I think I need to start buying some real spices.
For the last couple of years I've been mostly living off the spice rack my mom got for me from Homesense when I first moved to Toronto. I know, I know the spices in those things are probably filled with sawdust or something but the frugal side of me could never justify just throwing out perfectly "good" spices. Not to mention the fact that I generally tend to mainly season with just salt and pepper anyway, buying fresh herbs when it really matters. So I've been getting by with the rack spices, buying a few odds and ends here and there not really noticing whether or not the spices actually add some beneficial flavour to my cooking.
The problem started when I started to experiment in adding some heat to my cooking. Growing up in South Korea I was the ultimate freak of nature; I didn't eat spicy foods. They kept saying I would grow out of it but that didn't happen throughout my entire childhood. No Kimchi for me. Recently as I grow older, my tastes have started to change. I can bear (and sometimes enjoy) some of the spices stews and dishes I shied away from as a kid. I still don't eat Kimchi and can't handle very spicy cooking, but I'm trying here and am beginning to realize that the chili powder I've been using probably IS [red] sawdust and adding no real flavour to my meals. Like this Chili recipe below...don't get me wrong. It was delicious and full of rich, meaty goodness and perfect with some homemade biscuits but I can't help feeling that it would have been even better with a Better Chili Powder. I added some red pepper flakes which seemed to help, but after discovering this I will definitely be looking to see what quality dried spices can do for my cooking.
Anyway...ramble over. About the Chili...it was delicious and adapted from a combination of different chili recipes, like this one, and this one too. I've made it before with just a pound of beef but more veggies and it's also a great option if you're looking for a slightly lighter meal.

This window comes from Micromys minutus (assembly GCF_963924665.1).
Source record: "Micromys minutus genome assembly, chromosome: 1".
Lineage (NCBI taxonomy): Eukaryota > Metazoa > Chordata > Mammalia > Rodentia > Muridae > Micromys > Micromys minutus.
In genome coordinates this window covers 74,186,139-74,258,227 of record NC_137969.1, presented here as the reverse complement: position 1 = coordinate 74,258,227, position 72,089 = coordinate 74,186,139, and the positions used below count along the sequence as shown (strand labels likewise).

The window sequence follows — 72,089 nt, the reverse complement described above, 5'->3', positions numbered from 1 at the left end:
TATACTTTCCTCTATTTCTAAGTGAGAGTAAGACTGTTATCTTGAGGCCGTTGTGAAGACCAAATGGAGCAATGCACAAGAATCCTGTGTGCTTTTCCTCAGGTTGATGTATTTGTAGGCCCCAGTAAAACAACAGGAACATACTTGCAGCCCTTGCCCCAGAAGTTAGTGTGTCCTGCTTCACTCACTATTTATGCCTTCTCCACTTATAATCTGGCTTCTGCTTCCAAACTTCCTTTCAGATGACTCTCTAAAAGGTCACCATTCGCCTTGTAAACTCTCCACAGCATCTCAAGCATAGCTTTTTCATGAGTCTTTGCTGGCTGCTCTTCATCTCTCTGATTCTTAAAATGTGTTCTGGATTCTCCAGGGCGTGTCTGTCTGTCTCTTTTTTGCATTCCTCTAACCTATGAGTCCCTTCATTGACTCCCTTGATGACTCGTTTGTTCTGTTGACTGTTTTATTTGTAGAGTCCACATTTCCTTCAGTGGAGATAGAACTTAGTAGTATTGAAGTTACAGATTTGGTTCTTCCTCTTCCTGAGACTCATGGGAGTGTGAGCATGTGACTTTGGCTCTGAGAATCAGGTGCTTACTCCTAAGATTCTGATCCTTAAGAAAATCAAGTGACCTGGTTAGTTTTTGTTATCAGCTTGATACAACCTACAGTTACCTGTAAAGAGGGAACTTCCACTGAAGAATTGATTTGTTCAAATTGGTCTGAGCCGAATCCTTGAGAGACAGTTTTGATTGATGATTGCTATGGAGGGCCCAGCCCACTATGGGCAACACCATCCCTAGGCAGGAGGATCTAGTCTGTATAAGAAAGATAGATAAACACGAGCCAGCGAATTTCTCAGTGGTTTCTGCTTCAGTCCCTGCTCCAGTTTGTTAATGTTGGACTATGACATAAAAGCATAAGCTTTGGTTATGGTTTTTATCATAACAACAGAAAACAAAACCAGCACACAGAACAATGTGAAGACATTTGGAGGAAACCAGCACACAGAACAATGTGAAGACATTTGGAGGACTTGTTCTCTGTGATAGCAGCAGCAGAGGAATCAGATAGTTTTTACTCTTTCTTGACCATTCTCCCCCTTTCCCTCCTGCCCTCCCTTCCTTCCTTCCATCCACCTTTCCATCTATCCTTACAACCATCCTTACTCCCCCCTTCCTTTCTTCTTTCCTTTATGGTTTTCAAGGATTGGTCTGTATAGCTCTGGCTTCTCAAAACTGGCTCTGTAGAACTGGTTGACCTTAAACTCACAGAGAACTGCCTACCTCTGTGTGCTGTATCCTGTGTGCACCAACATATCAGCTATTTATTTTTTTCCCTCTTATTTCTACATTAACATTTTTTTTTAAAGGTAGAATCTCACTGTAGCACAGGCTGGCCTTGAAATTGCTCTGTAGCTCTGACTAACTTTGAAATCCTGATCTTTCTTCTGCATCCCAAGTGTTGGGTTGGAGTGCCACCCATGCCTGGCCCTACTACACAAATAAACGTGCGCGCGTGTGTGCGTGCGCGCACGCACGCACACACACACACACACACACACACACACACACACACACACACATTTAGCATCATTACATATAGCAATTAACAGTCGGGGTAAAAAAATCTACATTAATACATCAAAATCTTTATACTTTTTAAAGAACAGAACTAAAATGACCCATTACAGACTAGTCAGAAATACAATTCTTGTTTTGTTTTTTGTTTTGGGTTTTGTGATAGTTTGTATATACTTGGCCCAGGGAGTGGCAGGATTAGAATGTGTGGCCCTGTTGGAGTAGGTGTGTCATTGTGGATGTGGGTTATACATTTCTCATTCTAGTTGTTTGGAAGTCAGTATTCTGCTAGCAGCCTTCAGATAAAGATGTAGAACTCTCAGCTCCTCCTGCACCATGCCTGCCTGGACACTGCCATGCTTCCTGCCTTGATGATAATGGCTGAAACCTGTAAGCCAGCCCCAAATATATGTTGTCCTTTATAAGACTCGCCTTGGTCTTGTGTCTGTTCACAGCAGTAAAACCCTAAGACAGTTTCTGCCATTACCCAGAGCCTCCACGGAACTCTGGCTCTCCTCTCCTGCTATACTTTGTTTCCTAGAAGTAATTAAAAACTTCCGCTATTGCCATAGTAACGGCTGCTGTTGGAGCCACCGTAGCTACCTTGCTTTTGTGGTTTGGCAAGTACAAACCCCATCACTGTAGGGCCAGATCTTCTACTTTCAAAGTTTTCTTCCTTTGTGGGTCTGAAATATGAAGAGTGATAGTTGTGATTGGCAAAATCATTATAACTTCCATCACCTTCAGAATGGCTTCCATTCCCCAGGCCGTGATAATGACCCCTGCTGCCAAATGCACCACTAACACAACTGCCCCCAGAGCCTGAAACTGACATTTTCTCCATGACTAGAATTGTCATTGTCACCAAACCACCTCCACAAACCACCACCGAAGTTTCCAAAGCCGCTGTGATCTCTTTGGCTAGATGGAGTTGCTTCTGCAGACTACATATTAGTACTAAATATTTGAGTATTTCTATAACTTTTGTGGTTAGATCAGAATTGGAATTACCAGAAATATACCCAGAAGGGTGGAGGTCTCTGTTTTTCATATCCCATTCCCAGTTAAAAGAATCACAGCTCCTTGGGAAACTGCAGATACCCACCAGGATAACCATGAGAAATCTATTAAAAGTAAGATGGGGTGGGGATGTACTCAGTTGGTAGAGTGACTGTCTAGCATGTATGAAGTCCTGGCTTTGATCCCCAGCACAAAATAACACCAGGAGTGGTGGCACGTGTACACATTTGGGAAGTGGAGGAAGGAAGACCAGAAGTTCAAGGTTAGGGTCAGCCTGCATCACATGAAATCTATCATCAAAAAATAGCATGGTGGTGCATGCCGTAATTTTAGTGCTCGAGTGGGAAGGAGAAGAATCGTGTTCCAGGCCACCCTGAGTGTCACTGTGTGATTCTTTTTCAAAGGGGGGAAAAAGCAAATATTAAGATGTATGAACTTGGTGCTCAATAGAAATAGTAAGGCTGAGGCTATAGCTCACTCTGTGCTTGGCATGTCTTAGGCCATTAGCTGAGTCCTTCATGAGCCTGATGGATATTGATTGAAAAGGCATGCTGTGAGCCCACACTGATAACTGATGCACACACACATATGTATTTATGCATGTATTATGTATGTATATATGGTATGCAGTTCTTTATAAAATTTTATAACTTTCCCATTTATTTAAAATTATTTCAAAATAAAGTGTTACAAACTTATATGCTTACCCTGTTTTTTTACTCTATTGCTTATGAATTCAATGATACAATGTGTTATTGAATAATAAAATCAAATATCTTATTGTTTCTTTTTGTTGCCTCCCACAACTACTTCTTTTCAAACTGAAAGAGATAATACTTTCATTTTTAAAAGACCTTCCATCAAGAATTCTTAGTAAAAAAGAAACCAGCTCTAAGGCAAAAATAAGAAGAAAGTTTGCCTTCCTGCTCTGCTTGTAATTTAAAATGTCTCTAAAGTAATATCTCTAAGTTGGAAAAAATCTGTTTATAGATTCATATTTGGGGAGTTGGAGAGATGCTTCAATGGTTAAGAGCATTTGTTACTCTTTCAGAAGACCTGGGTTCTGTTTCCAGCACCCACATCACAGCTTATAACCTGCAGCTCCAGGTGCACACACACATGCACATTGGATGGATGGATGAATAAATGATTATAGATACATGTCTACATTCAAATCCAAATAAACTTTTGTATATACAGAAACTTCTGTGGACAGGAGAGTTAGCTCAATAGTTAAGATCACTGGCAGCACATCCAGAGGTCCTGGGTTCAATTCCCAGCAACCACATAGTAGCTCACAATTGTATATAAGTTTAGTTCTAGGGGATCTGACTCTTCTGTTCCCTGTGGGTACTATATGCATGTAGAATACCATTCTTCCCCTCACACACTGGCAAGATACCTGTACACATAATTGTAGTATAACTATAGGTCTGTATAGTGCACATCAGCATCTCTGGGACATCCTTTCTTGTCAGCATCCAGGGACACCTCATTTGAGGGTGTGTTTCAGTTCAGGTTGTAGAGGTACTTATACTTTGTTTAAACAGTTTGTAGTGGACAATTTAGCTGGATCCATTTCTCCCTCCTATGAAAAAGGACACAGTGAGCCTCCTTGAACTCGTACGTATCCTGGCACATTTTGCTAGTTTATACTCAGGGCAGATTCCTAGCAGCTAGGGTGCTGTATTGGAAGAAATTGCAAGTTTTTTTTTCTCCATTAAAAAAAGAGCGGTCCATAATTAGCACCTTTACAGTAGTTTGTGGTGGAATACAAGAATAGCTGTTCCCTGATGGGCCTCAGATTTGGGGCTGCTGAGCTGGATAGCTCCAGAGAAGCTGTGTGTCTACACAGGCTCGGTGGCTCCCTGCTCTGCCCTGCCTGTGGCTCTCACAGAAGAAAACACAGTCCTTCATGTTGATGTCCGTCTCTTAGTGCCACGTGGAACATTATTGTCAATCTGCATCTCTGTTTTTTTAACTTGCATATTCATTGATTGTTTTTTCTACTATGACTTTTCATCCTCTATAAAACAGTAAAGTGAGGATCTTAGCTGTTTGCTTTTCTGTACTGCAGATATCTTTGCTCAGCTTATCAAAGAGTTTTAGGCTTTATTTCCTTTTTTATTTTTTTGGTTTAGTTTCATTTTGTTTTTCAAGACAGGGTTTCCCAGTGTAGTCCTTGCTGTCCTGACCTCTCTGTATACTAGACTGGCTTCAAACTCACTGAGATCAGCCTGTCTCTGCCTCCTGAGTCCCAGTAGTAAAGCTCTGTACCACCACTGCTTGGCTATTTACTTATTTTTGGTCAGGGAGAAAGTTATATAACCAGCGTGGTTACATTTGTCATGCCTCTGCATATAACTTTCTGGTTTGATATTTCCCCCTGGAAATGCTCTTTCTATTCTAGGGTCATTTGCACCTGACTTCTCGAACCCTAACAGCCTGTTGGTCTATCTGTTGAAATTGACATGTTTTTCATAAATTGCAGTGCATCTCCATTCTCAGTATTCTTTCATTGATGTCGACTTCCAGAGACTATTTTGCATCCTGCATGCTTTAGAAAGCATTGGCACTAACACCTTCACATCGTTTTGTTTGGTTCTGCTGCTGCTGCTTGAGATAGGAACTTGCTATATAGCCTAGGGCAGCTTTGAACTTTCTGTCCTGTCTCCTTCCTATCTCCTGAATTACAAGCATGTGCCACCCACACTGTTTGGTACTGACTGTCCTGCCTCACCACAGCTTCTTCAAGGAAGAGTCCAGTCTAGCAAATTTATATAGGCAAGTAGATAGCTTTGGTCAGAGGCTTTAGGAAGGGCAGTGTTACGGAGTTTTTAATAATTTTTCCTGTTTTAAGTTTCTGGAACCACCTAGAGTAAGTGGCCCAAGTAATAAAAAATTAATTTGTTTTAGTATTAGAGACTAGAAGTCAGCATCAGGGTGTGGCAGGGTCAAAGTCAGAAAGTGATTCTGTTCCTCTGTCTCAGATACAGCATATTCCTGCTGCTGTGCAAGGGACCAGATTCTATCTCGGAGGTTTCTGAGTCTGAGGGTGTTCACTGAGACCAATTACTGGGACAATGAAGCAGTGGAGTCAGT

2 tbsp olive oil
1 large onion, chopped (about 1 1/2 cups)
5 cloves garlic, minced
1 orange bell pepper, diced (you can use red or yellow as well, I was just going for some colour variety!)
10 ounces (about 1 cup) frozen corn
8 ounces (1 cup) beer (I used Moosehead)
2 pounds lean ground beef
1 tbsp chili powder
1 tbsp ground cumin
1 bay leaf
1 15-ounce can kidney beans, drained and rinsed
1 15-ounce can romano beans, drained and rinsed
1 14-ounce can diced tomatoes
2 tsp salt
1 tsp black pepper
1 tsp red pepper flakes
Grated cheddar cheese
1. Heat the olive oil in a Dutch oven over medium-high heat. Add the onion and cook for a few minutes until they begin to soften. Add bell pepper and continue to cook until onions are translucent. Add the beef and cook, stirring to break up the lumps until browned, about 7-10 minutes. Add garlic and cook for another minute.
2. Add the chili powder, cumin, red pepper flakes. Stir until blended. Add the beer and bay leaf and cook until the beer has reduced by half, about 5 minutes. Add the corn, beans, tomatoes and salt and pepper to taste. Reduce heat to a simmer. Cover and simmer for 1 hour. Serve with garnishes as desired, and some nice fresh buns, biscuits or cornbread.
Buttermilk Cheddar Biscuits
adapted from smitten kitchen
3 cups all purpose flour
1 tsp sugar
4 tsp baking powder
1 tsp salt
1 tsp baking soda
3/4 cup (1 1/2sticks) chilled unsalted butter, cut into 1/4-inch pieces
1/2 cup grated sharp white cheddar
1 cup buttermilk
Preheat oven to 425 degrees Farenheit, 220 degrees Celsius.
1. Whisk flour, sugar, baking powder, salt and baking soda in large bowl to blend. Using fingertips, rub 3/4 cup chilled butter into dry ingredients until mixture resembles coarse meal. Stir in grated cheddar. Add buttermilk and stir until evenly moistened.
2. Roll out dough onto a floured counter and cut into rounds with a biscuit cutter or drinking glass (about 3 inches). Bake until biscuits are golden brown on top, about 15 minutes. Cool slightly. Serve warm.